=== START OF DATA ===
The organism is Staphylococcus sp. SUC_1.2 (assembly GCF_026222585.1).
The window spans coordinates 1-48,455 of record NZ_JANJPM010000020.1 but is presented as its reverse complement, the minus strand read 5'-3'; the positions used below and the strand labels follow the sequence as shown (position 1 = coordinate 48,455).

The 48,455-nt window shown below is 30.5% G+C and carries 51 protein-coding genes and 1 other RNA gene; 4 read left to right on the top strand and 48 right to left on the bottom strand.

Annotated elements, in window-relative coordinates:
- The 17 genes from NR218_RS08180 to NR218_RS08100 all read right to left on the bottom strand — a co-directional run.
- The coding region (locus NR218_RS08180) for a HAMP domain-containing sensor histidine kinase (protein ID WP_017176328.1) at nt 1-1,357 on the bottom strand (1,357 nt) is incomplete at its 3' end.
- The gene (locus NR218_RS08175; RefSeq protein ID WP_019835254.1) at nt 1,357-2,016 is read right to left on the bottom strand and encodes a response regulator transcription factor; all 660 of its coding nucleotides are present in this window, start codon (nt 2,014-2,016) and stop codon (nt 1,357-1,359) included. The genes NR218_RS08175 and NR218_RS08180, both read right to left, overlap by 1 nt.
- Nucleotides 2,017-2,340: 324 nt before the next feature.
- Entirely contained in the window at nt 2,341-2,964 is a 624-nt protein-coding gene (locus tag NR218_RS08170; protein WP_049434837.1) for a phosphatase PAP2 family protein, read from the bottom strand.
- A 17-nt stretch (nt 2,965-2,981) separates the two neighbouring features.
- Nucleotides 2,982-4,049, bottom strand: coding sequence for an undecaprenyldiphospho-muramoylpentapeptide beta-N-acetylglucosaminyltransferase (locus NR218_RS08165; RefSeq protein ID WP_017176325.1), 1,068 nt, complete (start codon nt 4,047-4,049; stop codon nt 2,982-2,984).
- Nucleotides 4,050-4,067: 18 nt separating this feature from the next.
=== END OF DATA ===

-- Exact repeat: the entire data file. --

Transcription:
The organism is Staphylococcus sp. SUC_1.2 (assembly GCF_026222585.1).
The window spans coordinates 1-48,455 of record NZ_JANJPM010000020.1 but is presented as its reverse complement, the minus strand read 5'-3'; the positions used below and the strand labels follow the sequence as shown (position 1 = coordinate 48,455).

The 48,455-nt window shown below is 30.5% G+C and carries 51 protein-coding genes and 1 other RNA gene; 4 read left to right on the top strand and 48 right to left on the bottom strand.

Annotated elements, in window-relative coordinates:
- The 17 genes from NR218_RS08180 to NR218_RS08100 all read right to left on the bottom strand — a co-directional run.
- The coding region (locus NR218_RS08180) for a HAMP domain-containing sensor histidine kinase (protein ID WP_017176328.1) at nt 1-1,357 on the bottom strand (1,357 nt) is incomplete at its 3' end.
- The gene (locus NR218_RS08175; RefSeq protein ID WP_019835254.1) at nt 1,357-2,016 is read right to left on the bottom strand and encodes a response regulator transcription factor; all 660 of its coding nucleotides are present in this window, start codon (nt 2,014-2,016) and stop codon (nt 1,357-1,359) included. The genes NR218_RS08175 and NR218_RS08180, both read right to left, overlap by 1 nt.
- Nucleotides 2,017-2,340: 324 nt before the next feature.
- Entirely contained in the window at nt 2,341-2,964 is a 624-nt protein-coding gene (locus tag NR218_RS08170; protein WP_049434837.1) for a phosphatase PAP2 family protein, read from the bottom strand.
- A 17-nt stretch (nt 2,965-2,981) separates the two neighbouring features.
- Nucleotides 2,982-4,049, bottom strand: coding sequence for an undecaprenyldiphospho-muramoylpentapeptide beta-N-acetylglucosaminyltransferase (locus NR218_RS08165; RefSeq protein ID WP_017176325.1), 1,068 nt, complete (start codon nt 4,047-4,049; stop codon nt 2,982-2,984).
- Nucleotides 4,050-4,067: 18 nt separating this feature from the next.